|Coy Lee Council in early 1920s|
Father’s Day was always a day of consternation for my sister, Gay, and me. We had no idea what to give Daddy, and many times what we chose, he didn’t want. He did not take gifts generously. He didn’t know how to receive.
I remember that Gay and Stu gave him a seat with wheels for use in the garden. He said take it back because he would never use it. He was not trying to hurt their feelings. He was simply being honest. Most of us know that if we receive a gift we don’t want, we can take it back ourselves not hand it back to the person who took the time to find something they thought would be perfect.
Tact was not Daddy’s long suite. Neither is it one of my brother’s best traits. Some people don’t come into this world with filters, I believe. But you would think they would learn, wouldn’t you?
One Father’s Day I decided not to purchase a gift for Daddy. I wrote a poem for him. I handed him the poem and then tried to give him a hug. But he stood like a tree, tall and strong, his arms down by his sides. Mother said he liked the poem, but he never said a word about it to me.
He was afraid to show his emotions. Maybe it was generational or maybe the way he was brought up without a father. He learned to be tough and hide his feelings when he was ten years old and had to go to work for mean uncaring men who were quick to punish the kids they supervised.
My father was a complex man. His sense of responsibility and his honesty made him a highly respected man by those who knew him. He believed in fairness, and sometimes that did not set well with society or those who lived on farms nearby.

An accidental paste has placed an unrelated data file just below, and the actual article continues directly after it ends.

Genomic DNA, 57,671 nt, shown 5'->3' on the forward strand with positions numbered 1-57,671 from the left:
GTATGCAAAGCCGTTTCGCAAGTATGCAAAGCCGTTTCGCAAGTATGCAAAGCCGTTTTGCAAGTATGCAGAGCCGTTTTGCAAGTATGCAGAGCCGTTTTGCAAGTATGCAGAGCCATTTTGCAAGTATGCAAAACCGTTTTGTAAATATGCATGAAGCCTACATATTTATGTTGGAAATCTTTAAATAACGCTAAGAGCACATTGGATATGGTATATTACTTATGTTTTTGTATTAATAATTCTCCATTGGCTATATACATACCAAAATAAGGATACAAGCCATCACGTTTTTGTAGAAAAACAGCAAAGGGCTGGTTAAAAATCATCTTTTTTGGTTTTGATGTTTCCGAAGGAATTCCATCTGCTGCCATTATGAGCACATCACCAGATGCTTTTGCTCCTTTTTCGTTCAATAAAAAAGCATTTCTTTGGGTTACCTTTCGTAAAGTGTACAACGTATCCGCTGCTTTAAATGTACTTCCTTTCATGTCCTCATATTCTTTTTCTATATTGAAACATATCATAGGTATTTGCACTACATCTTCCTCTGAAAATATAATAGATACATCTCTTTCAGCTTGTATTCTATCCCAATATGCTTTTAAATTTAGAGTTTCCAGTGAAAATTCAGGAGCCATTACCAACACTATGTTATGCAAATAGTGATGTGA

One example of that was when a neighbor let his hogs roam over on our farm after my father had plowed and planted his crop. When the neighbor did not come and get his hogs, my father shut them in our barn. The neighbor came over after a few days to get his hogs.
My father said, “Not until you pay me for feeding them the past week.”
The neighbor went to see the sheriff who came out and told my father he had to give up the hogs. Although Daddy felt he was doing the fair thing, the law said he could not hold the hogs. The neighbor did not pay for feeding them, either. But the neighbor learned a lesson. He never again let his hogs ruin my Daddy’s planting.
I have written a story, The Day My Father was a Hero. My father was the only man on the jury who believed the defendants were guilty. They left a woman alone way out in the country with no clothes or anything to cover her. It was the coldest night of the year. She died curled up on the ground.
At the time, in the fifties, no women were allowed to serve on a jury in Dougherty County. The other men on the jury said the woman who died was no good, and they did not want to ruin the lives of these young men by finding them guilty.
But my father stood his ground even though he was berated by the others. He could not change anyone’s mind, so the judge declared a mistrial. Daddy’s sense of fairness and justice would not let him excuse these men who did not have any compassion for another human being. They left her there to die.
|Daddy's first car|
If Daddy was still with us, I would find a Hallmark card for him, one that was not mushy or embarrassing. I would sign it, Love, Glenda.